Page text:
A recent blog post on a Mormon blog (written by a guy who's the brother of a friend from high school) got me thinking about persecution. More especially, how the people who most often complain that they are being persecuted against are not the people that are the most persecuted.
I remember a friend from Wisconsin saying that one day some racist graffiti aimed at blacks appeared in his school's bathroom. The community outcry was enormous. Eventually, the perpetrator came forward--a black student who wanted to raise awareness of racism. Meanwhile, no one said a word about the persistent racist anti-Hmong graffiti in that same bathroom. No one seemed to care that real persecution was being dealt to the Hmong minority.
I'm not trying to say that racism against blacks doesn't exist. It does. I've seen it. But when our society sees that racism, it usually takes notice and pushes back. Meanwhile, groups that are persecuted more frequently usually endure their persecution in silence.
Another example is seen in the comments of the above-mentioned blog post--repeated graffiti on a Muslim mosque. Persecution? Yes. Complaints of persecution? Not so much. But we can imagine how other religious groups who are not persecuted (or persecuted to a lesser degree) might react--they (or at least many of their members) would be quite angry and complain publicly.
Now I realize that many fellow members of the LDS church are having a hard time with a recent musical. I think the musical is in poor taste. But I'm not going to call it persecution. Persecution, to me, is more than just making fun. Persecution is calling a peaceful religion "dangerous." It's destruction of property. It's denying people jobs or services. Does it happen to the LDS church? Sure. But it's relatively rare, and those who persecute members of the LDS church are generally branded (justly) as bigots. But when Islam is called a "dangerous" religion, as it often is? Fewer people come to its defense.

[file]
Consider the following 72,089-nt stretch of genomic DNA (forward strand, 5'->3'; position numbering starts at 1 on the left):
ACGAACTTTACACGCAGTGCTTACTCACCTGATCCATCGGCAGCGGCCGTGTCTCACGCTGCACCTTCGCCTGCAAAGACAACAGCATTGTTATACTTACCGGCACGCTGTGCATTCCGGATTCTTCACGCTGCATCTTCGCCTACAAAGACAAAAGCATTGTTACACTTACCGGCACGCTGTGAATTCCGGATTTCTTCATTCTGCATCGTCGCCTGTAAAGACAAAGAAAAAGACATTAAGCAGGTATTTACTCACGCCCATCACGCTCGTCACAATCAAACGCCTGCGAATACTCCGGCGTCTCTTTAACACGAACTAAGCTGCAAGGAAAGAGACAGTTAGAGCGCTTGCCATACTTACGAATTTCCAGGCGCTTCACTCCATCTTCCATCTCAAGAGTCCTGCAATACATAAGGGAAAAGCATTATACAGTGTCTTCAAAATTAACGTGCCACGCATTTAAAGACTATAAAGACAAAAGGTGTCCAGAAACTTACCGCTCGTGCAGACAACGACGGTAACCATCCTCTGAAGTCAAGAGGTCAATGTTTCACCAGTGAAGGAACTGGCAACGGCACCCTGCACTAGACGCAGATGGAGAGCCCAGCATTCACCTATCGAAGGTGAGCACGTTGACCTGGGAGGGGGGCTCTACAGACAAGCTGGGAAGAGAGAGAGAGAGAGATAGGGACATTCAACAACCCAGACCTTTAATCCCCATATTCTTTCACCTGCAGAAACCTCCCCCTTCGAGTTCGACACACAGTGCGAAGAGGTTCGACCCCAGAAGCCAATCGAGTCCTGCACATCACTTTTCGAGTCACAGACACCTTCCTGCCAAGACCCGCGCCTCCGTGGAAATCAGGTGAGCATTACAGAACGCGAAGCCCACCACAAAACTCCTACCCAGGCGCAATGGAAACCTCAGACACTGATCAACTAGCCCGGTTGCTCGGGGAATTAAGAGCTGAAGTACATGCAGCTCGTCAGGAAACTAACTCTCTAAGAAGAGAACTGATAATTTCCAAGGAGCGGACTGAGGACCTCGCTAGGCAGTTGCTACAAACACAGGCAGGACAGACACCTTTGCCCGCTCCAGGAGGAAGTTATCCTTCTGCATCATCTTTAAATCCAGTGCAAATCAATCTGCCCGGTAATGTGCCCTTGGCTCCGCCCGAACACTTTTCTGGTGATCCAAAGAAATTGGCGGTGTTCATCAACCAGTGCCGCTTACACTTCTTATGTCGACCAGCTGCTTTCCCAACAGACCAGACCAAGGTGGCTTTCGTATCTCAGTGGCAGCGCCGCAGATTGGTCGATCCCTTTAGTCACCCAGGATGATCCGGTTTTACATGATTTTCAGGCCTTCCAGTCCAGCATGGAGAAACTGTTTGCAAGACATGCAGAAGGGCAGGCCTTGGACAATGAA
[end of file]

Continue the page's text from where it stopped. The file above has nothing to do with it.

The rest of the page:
A little over a year ago I was visiting an EQ meeting in a ward I didn't belong to. The subject of homosexuality came up, and the class members started talking about how much homosexuals were persecuting members of the LDS church. I should add--this ward was in an area that's overwhelmingly LDS. I doubt any of these men were friends with someone who was openly homosexual. And I'm certain that an openly homosexual person living in their neighborhood would face constant harassment (heck, I know for a fact someone in that neighborhood was harassed--graffiti again--for just being English). But, somehow, it was them persecuting us.
Now I realize that a few members of the church have lost their jobs due to their involvement with Proposition 8. I also am confident that there are other isolated incidents of homosexuals persecuting members of the LDS church. But these class members weren't talking about persecution they had experienced, or that someone they knew had experienced. The persecution was pretty far removed from their actual lives. And yet they were still spending the majority of a priesthood meeting complaining about it.
Had this discussion occurred in my ward at the time, a place where people knew me well enough to take me seriously, I would have spoken up. After all, I had classmates and friends who were homosexual, and I sure wasn't being persecuted for being LDS. As I was a stranger, I pretended the baby I was holding was acting up, and I walked out.
Perhaps, as members of the LDS church, we should focus more on making the places we live more welcoming to all peaceful people, and less on complaining about being persecuted.